The waiter levitated in from nowhere and refilled their coffee cups. Clara waited for him to flutter away.

“What did he say to make you change?” she asked.

“Who?”

“My father, you know who!”

“Nothing.”

“He hates marriage,” she spat, “unless he gets something out of it.”

“He has nothing against marriage,” Josh answered. “He said it made him a man.”

“Wrong,” she said. “He’s an asshole and his marriages were disasters, scorched earth.”

“Come on, Clara!”

“No, you come on, Josh! He’s still a manipulator and he got to you.”

Josh let his eyes rove the restaurant. Clara noticed him shaking his head in a silent no. It was a gesture backed by the constant movement of patrons leaving the bistro—walking out into the damp night air. She could smell them, with exotic and varied perfumes as they passed her table. Passing, passing out into the night which in short hours would become day and then night again. The restaurant was nearly empty. The piano player was putting his music away. Glasses with various levels of amber liquids in them decorated the top of the instrument. The piano player turned and sauntered sleepily to the door. Something was ending, had already ended.

“So what are we going to do?” she asked. This time, Clara had no trouble looking at him directly.

“I don’t know,” Josh answered, pushing his plate away. He folded his napkin and dropped it on the table, a gesture of finality. “Too much,” he said to his plate and to her.

“Don’t Josh.” He finally locked eyes with her.

“I’m thinking, Clara. I’m trying to do what’s right. I’m trying to see the future.”

Clara felt the heat build behind her eyes. She felt the moist reflections of early rage seep out the corners of her eye sockets. The flood came and she couldn’t stop it.

“Look, don’t cry,” he said. “I still love you.”

“Oh my God!”

“What?”

“You can’t even come up with an original line.”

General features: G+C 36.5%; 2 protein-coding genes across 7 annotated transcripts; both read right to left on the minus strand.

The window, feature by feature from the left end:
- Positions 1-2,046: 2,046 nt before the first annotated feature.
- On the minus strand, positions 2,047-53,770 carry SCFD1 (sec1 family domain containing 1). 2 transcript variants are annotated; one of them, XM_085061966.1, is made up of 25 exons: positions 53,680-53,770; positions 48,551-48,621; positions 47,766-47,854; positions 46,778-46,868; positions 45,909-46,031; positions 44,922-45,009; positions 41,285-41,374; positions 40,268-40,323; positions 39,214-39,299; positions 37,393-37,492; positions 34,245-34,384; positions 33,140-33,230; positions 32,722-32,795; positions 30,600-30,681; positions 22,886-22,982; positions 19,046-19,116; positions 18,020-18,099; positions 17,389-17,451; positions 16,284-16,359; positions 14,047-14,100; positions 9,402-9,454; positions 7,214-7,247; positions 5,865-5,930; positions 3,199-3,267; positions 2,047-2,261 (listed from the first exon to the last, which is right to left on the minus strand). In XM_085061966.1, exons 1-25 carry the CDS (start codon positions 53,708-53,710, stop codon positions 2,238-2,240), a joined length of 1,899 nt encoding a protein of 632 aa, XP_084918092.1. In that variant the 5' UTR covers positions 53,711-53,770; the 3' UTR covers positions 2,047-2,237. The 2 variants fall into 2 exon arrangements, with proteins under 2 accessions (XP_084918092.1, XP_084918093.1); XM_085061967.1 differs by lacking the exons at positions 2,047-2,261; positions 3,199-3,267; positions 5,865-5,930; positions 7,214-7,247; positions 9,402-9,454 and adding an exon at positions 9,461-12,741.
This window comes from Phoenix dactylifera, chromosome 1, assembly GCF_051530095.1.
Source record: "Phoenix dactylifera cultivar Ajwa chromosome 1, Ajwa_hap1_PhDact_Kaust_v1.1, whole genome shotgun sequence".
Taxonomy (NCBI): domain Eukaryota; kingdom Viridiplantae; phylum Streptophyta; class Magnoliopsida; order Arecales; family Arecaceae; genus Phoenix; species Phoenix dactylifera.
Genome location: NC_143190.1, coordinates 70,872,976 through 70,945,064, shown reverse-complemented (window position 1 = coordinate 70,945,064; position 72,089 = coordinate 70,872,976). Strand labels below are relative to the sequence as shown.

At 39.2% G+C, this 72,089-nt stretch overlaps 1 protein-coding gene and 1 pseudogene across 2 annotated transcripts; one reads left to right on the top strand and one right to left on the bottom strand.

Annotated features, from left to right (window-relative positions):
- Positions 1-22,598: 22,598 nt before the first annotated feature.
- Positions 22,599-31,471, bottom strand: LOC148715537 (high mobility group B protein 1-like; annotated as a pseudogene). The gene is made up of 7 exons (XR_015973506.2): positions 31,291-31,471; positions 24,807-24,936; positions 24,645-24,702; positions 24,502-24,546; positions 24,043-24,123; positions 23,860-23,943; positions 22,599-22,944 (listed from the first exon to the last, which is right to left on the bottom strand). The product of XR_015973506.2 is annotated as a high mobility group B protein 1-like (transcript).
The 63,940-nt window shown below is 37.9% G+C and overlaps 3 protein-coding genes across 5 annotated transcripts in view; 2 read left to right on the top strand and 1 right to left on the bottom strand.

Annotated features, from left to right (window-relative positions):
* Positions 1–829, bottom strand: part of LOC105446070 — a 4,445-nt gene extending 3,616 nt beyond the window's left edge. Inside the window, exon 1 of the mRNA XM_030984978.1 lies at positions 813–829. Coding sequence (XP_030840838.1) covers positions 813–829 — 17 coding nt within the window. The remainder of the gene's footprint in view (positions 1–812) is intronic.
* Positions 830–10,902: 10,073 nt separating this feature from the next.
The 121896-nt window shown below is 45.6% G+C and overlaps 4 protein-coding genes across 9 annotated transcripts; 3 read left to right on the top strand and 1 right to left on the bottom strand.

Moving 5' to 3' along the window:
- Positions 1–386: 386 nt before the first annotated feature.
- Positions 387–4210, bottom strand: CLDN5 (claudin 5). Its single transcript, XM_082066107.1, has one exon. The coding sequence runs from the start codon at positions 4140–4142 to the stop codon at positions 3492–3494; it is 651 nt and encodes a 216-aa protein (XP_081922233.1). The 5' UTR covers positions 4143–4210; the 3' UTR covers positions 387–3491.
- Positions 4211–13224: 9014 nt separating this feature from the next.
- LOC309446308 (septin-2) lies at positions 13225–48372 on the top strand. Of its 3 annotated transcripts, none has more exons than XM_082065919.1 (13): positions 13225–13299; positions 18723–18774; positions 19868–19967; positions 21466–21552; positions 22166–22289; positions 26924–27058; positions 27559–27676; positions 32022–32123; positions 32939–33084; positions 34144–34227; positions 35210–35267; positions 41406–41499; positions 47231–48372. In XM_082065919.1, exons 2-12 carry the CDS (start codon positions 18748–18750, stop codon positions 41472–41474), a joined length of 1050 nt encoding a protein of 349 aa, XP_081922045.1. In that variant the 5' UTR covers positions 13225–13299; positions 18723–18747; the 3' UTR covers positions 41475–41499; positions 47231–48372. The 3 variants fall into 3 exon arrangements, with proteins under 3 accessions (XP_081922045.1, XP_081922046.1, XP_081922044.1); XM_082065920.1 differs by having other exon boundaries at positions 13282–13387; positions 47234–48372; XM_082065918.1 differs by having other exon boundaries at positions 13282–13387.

The red glow began at his Adam’s apple and flushed upward. “I do. I really do.”

“But it’s just not a sound financial decision right now,” Clara offered sarcastically.

“I just need time,” he said.

“Another cliché!”

Clara slid out of the red booth and walked toward the sign that read “Exit.” People criss-crossed her path—waiters, waitresses carrying platters once hot and steaming but now cold, with scraps of food and refuse. A busboy leaped past, a tray of milky glasses in his arms. Tomorrow, they would be crystal clear again. A woman with a green, silk dress sat at the bar, but even she was moving, rubbing her hand up and down the thigh of the grey, distinguished man standing next to her, gently kissing his neck.

Clara took it all in. She looked down at her own legs. At first, they seemed to move sluggishly, but as she immersed herself in the liquid, flowing movement of the restaurant, she seemed to float. She picked up speed, building momentum for what would come next, for the rest of her life. Then she realized. It was a subtle but powerful difference. She was not propelled by schemes or money or a desire to win. The mass of muscle behind her acceleration was her heart.

Once at the door, Clara gave herself a moment to look back. In the current of movement there was a note of stillness. Josh sat staring down at his fingers spread like a fan on the dark wood table. She remembered when he wrote her poetry and kissed her neck. She remembered when he studied her long fingers, brought her flowers, caressed her. She remembered shared secrets, veiled inferences, and making love on cold, rainy, windy afternoons when they should have been in class but stole a moment to themselves in the connection, the weaving interloping of their bodies. But now, it was only she who prized the jewel of crystal-clear love that once moved between them. Now he would be left behind, holding his Monopoly money and his “Get out of jail free” card, never passing “Go.” She would transcend the game, find love and discover an authentic life. This was the last time that she would ever look back.

Someday he would wake to discover that in the end, the things he valued were ephemeral, that he had missed out by standing still. She would choose another path; she would keep surging forward. In an instant, everything was clear: anything real must move, or die. Clara pushed through the doors out into the night where a warm spring rain had begun to fall.




2 comments:

awyn said...

Thanks for sharing your previously published short stories. Always a pleasure to read them!

Paul L. Martin said...

Thanks, Annie.